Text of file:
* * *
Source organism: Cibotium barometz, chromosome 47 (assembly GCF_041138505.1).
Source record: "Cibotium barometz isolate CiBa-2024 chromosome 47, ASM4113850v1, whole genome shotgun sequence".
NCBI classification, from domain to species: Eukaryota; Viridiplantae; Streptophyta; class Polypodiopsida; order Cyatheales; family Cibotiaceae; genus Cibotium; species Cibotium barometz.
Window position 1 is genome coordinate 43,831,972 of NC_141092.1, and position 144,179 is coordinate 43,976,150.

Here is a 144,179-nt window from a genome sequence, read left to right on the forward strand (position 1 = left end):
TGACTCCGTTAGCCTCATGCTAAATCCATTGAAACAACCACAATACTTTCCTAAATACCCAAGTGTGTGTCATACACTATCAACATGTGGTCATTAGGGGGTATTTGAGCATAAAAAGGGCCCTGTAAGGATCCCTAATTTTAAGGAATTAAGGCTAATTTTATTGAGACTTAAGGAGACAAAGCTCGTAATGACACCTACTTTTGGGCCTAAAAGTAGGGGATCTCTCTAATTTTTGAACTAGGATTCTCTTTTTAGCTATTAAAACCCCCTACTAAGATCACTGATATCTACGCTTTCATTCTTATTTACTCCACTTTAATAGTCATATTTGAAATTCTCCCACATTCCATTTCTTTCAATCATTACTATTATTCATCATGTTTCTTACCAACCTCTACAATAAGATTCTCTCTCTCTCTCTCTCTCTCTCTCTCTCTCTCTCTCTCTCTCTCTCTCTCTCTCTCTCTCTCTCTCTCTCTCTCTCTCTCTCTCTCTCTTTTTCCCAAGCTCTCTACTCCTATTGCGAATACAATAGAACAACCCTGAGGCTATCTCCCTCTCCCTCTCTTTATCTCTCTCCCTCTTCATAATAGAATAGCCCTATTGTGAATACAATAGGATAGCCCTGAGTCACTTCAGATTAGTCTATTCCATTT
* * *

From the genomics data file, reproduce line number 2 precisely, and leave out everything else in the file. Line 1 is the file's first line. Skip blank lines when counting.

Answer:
Source record: "Cibotium barometz isolate CiBa-2024 chromosome 47, ASM4113850v1, whole genome shotgun sequence".